Mike always impressed me too, because, more than anyone in the band, he just exuded music. Duffey could sound a little unrehearsed and slightly out of tune, but he had so much soul and charisma that it didn't matter. In contrast, Mike seemed more refined and smooth. His playing was as immaculate as his personal appearance—as if he had been practicing six hours a day for the entire week leading up to the gig, which I'm sure was the case. He also seemed to really enjoy himself on stage and his ever-present smile was infectious and uplifting. During each Thursday night appearance, Mike was featured on instrumentals such as "Pickaway," "Panhandle Country," and his wonderful arrangement of Benny Goodman's "Stompin' at the Savoy." I remember requesting that the band play another instrumental "Appalachian Rain," mainly so I could hear Auldridge's Dobro break and on one such occasion, this number, played at my request, got the biggest applause of any song played that evening.
It’s for all these reasons that this signed Mike Auldridge record has sentimental value, even if it isn’t his most representative album or even one of the many solo Auldridge records that feature other original members of the Seldom Scene.
During that same summer trip to Southwestern Virginia (see the Ralph Stanley entry), John and I journeyed into Eastern Kentucky to see the birthplace of Loretta Lynn. Loretta’s brother Herman gives $5 tours of Loretta’s childhood home, though he was not available on the date we arrived and we had to settle for a few pictures taken from the road. A week later, we saw Ms. Lynn perform at the Warren County Fairgrounds in Front Royal, Virginia. I had brought my Fist City LP cover with me, though she didn’t sign any autographs after the show--I don’t think she was feeling that well.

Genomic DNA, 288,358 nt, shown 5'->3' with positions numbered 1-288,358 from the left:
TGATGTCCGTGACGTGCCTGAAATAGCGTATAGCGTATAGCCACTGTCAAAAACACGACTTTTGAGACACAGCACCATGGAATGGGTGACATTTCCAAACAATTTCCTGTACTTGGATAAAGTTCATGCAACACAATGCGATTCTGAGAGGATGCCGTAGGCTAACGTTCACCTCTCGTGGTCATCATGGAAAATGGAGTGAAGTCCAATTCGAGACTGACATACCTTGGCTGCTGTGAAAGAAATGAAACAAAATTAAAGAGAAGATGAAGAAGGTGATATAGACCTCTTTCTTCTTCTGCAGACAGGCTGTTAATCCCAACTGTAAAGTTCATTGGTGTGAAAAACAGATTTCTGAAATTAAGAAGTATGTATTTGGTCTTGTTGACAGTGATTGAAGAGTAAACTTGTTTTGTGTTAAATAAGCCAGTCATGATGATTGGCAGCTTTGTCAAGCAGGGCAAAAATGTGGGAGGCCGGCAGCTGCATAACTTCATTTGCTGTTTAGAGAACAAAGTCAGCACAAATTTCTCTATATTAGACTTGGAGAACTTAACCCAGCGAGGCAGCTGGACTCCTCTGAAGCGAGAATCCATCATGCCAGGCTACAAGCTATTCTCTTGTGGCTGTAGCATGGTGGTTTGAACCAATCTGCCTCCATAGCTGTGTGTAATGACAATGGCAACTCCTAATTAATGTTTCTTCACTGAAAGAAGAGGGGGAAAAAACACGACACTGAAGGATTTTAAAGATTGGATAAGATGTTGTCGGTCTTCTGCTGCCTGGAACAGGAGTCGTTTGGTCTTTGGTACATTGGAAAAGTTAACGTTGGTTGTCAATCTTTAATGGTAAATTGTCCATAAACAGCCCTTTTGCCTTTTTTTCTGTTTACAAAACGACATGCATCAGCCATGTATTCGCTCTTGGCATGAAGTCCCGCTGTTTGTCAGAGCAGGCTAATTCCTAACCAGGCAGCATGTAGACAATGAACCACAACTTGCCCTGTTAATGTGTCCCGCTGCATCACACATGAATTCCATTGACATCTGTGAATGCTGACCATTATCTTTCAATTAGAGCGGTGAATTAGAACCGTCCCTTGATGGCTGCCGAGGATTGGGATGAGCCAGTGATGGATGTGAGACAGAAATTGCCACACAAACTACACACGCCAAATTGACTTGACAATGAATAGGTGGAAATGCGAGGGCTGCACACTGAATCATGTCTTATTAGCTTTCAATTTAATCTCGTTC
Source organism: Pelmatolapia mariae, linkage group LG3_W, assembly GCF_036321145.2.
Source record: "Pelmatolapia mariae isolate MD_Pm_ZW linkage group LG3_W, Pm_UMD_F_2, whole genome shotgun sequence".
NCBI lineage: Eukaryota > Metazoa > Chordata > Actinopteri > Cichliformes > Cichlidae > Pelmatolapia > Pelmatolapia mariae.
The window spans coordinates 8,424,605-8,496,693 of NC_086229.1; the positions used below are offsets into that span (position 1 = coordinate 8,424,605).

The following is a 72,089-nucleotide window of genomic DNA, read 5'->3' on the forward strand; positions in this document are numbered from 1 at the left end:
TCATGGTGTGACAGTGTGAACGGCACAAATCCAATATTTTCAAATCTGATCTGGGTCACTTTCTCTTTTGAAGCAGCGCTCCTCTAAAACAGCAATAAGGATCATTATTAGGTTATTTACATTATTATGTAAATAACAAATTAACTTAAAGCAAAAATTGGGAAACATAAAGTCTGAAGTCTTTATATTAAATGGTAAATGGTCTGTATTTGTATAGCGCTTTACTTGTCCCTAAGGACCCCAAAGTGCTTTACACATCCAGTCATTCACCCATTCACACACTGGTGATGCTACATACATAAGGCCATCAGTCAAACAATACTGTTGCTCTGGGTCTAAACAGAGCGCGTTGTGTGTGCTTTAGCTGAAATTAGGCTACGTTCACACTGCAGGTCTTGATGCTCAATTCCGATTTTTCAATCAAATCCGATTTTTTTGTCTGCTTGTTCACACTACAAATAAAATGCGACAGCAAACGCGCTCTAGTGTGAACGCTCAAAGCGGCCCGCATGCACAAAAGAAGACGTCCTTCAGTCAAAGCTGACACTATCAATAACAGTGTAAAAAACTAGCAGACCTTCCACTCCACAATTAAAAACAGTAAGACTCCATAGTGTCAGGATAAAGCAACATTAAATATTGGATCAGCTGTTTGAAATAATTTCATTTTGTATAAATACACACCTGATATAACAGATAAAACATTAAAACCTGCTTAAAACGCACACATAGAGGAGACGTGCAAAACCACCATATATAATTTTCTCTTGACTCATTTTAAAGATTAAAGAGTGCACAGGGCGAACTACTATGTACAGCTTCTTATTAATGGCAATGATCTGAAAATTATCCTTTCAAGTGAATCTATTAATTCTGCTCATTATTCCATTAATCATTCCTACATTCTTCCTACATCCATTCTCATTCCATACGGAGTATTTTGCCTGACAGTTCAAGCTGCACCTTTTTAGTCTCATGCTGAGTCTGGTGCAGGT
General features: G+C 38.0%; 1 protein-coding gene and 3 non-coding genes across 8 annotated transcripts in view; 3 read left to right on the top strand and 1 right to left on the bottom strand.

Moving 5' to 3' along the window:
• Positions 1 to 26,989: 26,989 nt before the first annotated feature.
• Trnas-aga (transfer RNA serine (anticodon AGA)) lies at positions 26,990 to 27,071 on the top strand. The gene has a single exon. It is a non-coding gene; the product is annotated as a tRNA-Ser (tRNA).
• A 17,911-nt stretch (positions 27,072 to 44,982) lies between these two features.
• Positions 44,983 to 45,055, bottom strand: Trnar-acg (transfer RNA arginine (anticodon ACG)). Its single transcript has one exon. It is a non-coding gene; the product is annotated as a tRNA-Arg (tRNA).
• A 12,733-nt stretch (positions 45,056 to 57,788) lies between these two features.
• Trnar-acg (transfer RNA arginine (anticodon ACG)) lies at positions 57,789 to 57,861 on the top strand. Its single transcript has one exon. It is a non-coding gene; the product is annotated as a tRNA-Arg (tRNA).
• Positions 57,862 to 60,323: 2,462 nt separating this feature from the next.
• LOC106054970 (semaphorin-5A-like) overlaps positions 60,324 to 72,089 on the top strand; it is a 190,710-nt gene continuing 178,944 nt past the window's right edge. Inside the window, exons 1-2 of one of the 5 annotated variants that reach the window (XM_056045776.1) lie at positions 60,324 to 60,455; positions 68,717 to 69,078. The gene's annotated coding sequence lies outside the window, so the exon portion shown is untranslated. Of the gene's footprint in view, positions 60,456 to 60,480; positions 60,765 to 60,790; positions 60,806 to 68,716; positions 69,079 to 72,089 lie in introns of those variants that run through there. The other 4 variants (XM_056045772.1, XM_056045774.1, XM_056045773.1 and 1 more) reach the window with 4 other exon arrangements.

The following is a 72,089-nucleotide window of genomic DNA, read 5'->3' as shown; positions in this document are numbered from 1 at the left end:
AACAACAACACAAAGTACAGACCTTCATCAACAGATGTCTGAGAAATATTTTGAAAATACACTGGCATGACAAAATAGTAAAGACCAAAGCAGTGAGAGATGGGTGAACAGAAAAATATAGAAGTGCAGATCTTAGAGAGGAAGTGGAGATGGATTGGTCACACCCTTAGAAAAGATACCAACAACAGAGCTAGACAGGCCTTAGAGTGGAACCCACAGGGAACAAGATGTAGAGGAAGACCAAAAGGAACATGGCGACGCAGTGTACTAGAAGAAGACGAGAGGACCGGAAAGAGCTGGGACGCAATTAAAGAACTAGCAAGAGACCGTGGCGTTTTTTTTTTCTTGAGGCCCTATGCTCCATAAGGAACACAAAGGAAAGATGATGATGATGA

Still wanting to get an LP signed and not knowing whether I would get it back or not, I decided to mail Loretta the cover to an album I could stand losing--I didn’t want to risk mailing my pristine Fist City cover, my favorite album of hers. The cover came back signed, though, as you can see from the picture, the marker was very dry. Ultimately, I’m still not satisfied with this autograph and may try again.
Remember that Les Paul: He Changed the Music television special that aired in the late 1980s – the one where Eddie Van Halen awkwardly kisses Les Paul on the cheek? I remember hearing that the one person Les Paul requested to perform at that tribute concert was Danny Gatton, but, at the last minute, Gatton was bumped by the network for rock star Eddie Van Halen. Les Paul had never even heard of Eddie Van Halen.
Anyone who has ever listened to Danny Gatton knows he’s one of the greatest electric guitar players who ever lived—if not the greatest. I only got to see Gatton perform once and that was in 1989 on a triple bill with Johnny Winter and Buddy Guy/Junior Wells at the Warner Theatre in Washington, DC. At that time, I was a teenager enthralled with Johnny Winter, so I can’t honestly say I remember Gatton’s performance that well, but I did notice that it was jazzier and more sophisticated than the electric blues I was listening to at that time. Over the years, I have come to appreciate what a master of the instrument Gatton was and the album that opened the door for me was Redneck Jazz from 1978.
The Unfinished Business album pictured above was inscribed to a high school friend of mine back in 1988 when it was Gatton’s most recent album. It’s probably most notable for Gatton’s mesmerizing arrangement of Santo and Johnny’s "Sleepwalk."
In the summer of 2008, I saw Guy Davis perform as an accompanist for Pete Seeger and Pete’s grandson Tao Rodriguez-Seeger at the historic Avalon Theatre in Easton, Maryland. After the show, I handed Guy this copy of his debut release Dreams About Life and he was pretty surprised to see it. Before he signed the album, he showed it to his teenage son Martial who had never even seen it before.
Guy made this modest, likable recording for Folkways in 1978 and I’m not sure that he recorded anything else until the 1990s. There aren’t very many albums with double-neck guitars on the cover, but if you want to see more, check out this link.